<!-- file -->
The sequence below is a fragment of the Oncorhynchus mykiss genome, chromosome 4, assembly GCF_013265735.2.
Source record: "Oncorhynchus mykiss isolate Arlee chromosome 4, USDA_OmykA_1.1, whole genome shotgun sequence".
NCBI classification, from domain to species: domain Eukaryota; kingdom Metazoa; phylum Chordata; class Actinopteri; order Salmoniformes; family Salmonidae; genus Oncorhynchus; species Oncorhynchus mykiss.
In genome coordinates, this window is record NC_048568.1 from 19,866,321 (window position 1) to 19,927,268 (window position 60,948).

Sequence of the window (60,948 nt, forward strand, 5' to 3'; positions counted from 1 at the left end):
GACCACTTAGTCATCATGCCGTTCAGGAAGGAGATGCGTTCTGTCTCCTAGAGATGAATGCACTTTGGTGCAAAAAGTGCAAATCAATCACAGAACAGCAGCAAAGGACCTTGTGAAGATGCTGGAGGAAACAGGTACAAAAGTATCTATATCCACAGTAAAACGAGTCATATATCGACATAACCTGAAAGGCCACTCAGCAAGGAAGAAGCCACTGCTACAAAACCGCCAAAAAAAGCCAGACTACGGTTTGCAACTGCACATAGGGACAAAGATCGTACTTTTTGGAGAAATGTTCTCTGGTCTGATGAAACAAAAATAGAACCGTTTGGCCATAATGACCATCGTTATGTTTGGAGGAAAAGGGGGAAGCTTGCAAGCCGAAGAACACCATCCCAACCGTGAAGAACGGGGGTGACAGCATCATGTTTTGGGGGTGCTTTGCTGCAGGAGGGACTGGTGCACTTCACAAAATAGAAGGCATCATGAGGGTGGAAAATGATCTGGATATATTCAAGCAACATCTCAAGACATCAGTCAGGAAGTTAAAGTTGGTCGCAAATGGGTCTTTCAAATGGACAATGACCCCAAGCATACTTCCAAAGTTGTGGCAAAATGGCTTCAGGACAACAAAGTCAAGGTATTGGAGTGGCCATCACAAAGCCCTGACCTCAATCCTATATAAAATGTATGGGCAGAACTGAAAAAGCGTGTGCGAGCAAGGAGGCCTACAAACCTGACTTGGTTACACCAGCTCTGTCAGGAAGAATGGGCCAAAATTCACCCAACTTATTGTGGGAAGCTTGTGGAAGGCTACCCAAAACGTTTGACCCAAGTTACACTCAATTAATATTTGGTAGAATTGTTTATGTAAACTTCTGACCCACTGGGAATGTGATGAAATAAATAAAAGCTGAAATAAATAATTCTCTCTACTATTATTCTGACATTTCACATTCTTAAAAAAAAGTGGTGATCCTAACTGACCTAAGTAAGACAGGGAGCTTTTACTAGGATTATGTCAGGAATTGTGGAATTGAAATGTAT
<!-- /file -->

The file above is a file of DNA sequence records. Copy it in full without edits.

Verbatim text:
The sequence below is a fragment of the Oncorhynchus mykiss genome, chromosome 4, assembly GCF_013265735.2.
Source record: "Oncorhynchus mykiss isolate Arlee chromosome 4, USDA_OmykA_1.1, whole genome shotgun sequence".
NCBI classification, from domain to species: domain Eukaryota; kingdom Metazoa; phylum Chordata; class Actinopteri; order Salmoniformes; family Salmonidae; genus Oncorhynchus; species Oncorhynchus mykiss.
In genome coordinates, this window is record NC_048568.1 from 19,866,321 (window position 1) to 19,927,268 (window position 60,948).

Sequence of the window (60,948 nt, forward strand, 5' to 3'; positions counted from 1 at the left end):
GACCACTTAGTCATCATGCCGTTCAGGAAGGAGATGCGTTCTGTCTCCTAGAGATGAATGCACTTTGGTGCAAAAAGTGCAAATCAATCACAGAACAGCAGCAAAGGACCTTGTGAAGATGCTGGAGGAAACAGGTACAAAAGTATCTATATCCACAGTAAAACGAGTCATATATCGACATAACCTGAAAGGCCACTCAGCAAGGAAGAAGCCACTGCTACAAAACCGCCAAAAAAAGCCAGACTACGGTTTGCAACTGCACATAGGGACAAAGATCGTACTTTTTGGAGAAATGTTCTCTGGTCTGATGAAACAAAAATAGAACCGTTTGGCCATAATGACCATCGTTATGTTTGGAGGAAAAGGGGGAAGCTTGCAAGCCGAAGAACACCATCCCAACCGTGAAGAACGGGGGTGACAGCATCATGTTTTGGGGGTGCTTTGCTGCAGGAGGGACTGGTGCACTTCACAAAATAGAAGGCATCATGAGGGTGGAAAATGATCTGGATATATTCAAGCAACATCTCAAGACATCAGTCAGGAAGTTAAAGTTGGTCGCAAATGGGTCTTTCAAATGGACAATGACCCCAAGCATACTTCCAAAGTTGTGGCAAAATGGCTTCAGGACAACAAAGTCAAGGTATTGGAGTGGCCATCACAAAGCCCTGACCTCAATCCTATATAAAATGTATGGGCAGAACTGAAAAAGCGTGTGCGAGCAAGGAGGCCTACAAACCTGACTTGGTTACACCAGCTCTGTCAGGAAGAATGGGCCAAAATTCACCCAACTTATTGTGGGAAGCTTGTGGAAGGCTACCCAAAACGTTTGACCCAAGTTACACTCAATTAATATTTGGTAGAATTGTTTATGTAAACTTCTGACCCACTGGGAATGTGATGAAATAAATAAAAGCTGAAATAAATAATTCTCTCTACTATTATTCTGACATTTCACATTCTTAAAAAAAAGTGGTGATCCTAACTGACCTAAGTAAGACAGGGAGCTTTTACTAGGATTATGTCAGGAATTGTGGAATTGAAATGTAT